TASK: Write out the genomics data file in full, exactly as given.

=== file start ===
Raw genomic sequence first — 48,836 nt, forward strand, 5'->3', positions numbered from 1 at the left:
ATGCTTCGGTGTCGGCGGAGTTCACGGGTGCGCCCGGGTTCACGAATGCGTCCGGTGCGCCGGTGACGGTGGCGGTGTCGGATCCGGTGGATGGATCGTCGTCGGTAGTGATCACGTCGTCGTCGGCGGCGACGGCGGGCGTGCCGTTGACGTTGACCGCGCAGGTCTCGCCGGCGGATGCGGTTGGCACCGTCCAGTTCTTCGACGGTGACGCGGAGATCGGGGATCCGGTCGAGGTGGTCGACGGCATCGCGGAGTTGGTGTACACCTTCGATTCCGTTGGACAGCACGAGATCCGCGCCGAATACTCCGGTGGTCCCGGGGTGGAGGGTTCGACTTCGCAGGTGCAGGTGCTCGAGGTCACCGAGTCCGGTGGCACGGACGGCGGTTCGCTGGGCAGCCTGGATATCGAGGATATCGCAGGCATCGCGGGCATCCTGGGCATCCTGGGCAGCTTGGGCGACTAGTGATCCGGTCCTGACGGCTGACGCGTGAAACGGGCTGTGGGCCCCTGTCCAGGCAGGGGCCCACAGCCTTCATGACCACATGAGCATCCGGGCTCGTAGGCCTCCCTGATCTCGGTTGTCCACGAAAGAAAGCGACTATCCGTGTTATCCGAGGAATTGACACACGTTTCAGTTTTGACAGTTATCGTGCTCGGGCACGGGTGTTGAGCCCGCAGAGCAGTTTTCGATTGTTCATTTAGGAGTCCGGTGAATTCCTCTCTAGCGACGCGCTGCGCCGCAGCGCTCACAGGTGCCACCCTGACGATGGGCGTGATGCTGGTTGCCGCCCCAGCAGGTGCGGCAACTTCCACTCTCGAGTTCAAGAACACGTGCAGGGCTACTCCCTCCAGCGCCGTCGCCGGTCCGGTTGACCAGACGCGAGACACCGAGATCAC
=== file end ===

Raw genomic sequence first — 48,836 nt, forward strand, 5'->3', positions numbered from 1 at the left:
ATGCTTCGGTGTCGGCGGAGTTCACGGGTGCGCCCGGGTTCACGAATGCGTCCGGTGCGCCGGTGACGGTGGCGGTGTCGGATCCGGTGGATGGATCGTCGTCGGTAGTGATCACGTCGTCGTCGGCGGCGACGGCGGGCGTGCCGTTGACGTTGACCGCGCAGGTCTCGCCGGCGGATGCGGTTGGCACCGTCCAGTTCTTCGACGGTGACGCGGAGATCGGGGATCCGGTCGAGGTGGTCGACGGCATCGCGGAGTTGGTGTACACCTTCGATTCCGTTGGACAGCACGAGATCCGCGCCGAATACTCCGGTGGTCCCGGGGTGGAGGGTTCGACTTCGCAGGTGCAGGTGCTCGAGGTCACCGAGTCCGGTGGCACGGACGGCGGTTCGCTGGGCAGCCTGGATATCGAGGATATCGCAGGCATCGCGGGCATCCTGGGCATCCTGGGCAGCTTGGGCGACTAGTGATCCGGTCCTGACGGCTGACGCGTGAAACGGGCTGTGGGCCCCTGTCCAGGCAGGGGCCCACAGCCTTCATGACCACATGAGCATCCGGGCTCGTAGGCCTCCCTGATCTCGGTTGTCCACGAAAGAAAGCGACTATCCGTGTTATCCGAGGAATTGACACACGTTTCAGTTTTGACAGTTATCGTGCTCGGGCACGGGTGTTGAGCCCGCAGAGCAGTTTTCGATTGTTCATTTAGGAGTCCGGTGAATTCCTCTCTAGCGACGCGCTGCGCCGCAGCGCTCACAGGTGCCACCCTGACGATGGGCGTGATGCTGGTTGCCGCCCCAGCAGGTGCGGCAACTTCCACTCTCGAGTTCAAGAACACGTGCAGGGCTACTCCCTCCAGCGCCGTCGCCGGTCCGGTTGACCAGACGCGAGACACCGAGATCAC